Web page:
According to a blog post by Check Point Research, Rogue can perform device takeover and data exfiltration, and it’s for sale on the dark net. Triangulum, a dark net vendor, teamed up with HeXaGoN Dev to introduce the new malware.
Researchers said the first sign of Triangulum came in 2017, when it launched a mobile RAT capable of data exfiltration from C&C servers and deleting local data and, in some cases, entire operating systems. Four months later, Triangulum offered its first Android malware for sale.
Triangulum then disappeared for nearly 18 months and showed no signs of activity on the dark net. It then resurfaced on April 6, 2019 with a new product for sale. Researchers said that from this point on, Triangulum has been very active, advertising a number of products over the next six months.
Researchers speculate that during Triangulum’s hiatus from the dark net, it collaborated with another threat actor, HexaGoN Dev, to create a high-functioning production line for developing and distributing Android malware.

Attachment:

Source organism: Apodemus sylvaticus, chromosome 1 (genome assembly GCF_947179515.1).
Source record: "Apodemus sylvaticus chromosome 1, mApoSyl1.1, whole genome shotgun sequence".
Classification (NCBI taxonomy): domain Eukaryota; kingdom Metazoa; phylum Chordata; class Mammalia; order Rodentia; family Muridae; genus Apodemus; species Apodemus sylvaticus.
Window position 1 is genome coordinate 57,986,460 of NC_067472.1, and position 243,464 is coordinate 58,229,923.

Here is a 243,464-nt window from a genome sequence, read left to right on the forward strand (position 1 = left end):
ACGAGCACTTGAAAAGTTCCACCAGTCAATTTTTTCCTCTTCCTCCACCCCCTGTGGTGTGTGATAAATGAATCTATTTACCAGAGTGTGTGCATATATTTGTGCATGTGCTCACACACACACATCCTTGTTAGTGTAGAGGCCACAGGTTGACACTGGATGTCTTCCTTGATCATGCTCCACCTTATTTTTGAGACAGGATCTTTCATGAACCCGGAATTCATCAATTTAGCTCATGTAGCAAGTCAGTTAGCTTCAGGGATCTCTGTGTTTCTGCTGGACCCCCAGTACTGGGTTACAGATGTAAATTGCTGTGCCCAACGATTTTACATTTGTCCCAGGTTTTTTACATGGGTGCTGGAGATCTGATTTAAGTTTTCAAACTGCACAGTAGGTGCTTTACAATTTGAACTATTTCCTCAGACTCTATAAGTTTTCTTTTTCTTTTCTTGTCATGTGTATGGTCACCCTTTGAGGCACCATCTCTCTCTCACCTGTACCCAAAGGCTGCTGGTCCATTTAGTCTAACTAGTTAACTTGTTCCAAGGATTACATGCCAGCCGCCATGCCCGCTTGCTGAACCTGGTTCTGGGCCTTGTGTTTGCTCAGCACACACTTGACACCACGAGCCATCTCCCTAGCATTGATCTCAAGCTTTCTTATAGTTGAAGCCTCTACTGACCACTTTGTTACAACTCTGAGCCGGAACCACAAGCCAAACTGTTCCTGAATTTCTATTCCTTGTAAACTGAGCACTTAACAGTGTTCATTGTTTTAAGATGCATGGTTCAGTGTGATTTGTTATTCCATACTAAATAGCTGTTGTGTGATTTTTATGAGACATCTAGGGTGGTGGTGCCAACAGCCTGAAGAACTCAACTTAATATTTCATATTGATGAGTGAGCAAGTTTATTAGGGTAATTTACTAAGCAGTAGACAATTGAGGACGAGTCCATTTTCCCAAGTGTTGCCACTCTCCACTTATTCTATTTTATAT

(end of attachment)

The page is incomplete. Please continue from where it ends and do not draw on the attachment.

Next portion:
Rogue is part of the MRAT family (Mobile Remote Access Trojan), which gains control of the host device and exfiltrates any kind of data, modifies files on an Android device, and downloads additional malicious payloads.
When Rogue successfully gains all the required permissions on the targeted device, it hides its icon from the device’s user to ensure it won’t be easy to get rid of it. If the user doesn’t grant all the required permissions, it’ll repeatedly ask.
HexaGoN Dev, which specializes in developing Android OS malware products, particularly RATs, partnered with Triangulum to help it sell its malware, which it’s struggled to do on its own. HexaGoN Dev helped Triangulum create different brandings for exactly the same product
“In the past, Triangulum had purchased several projects created by HeXaGoN Dev. The combination of HeXaGon Dev’s programming skills and Triangulum’s social marketing skills clearly posed a legitimate threat,” said researchers.
Yaniv Balmas, head of cyber research at Check Point, said research showed how difficult it is to track, classify, and protect against new malware in an effective way, because it’s easy for malware authors to create fake products, which may confuse security vendors.
“While we have ways of detecting such things in the real-world, the underground market is still like the wild west, which makes it very hard to quickly establish what is a real and dangerous threat and what isn’t,” he said.
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See the original article here: ITPro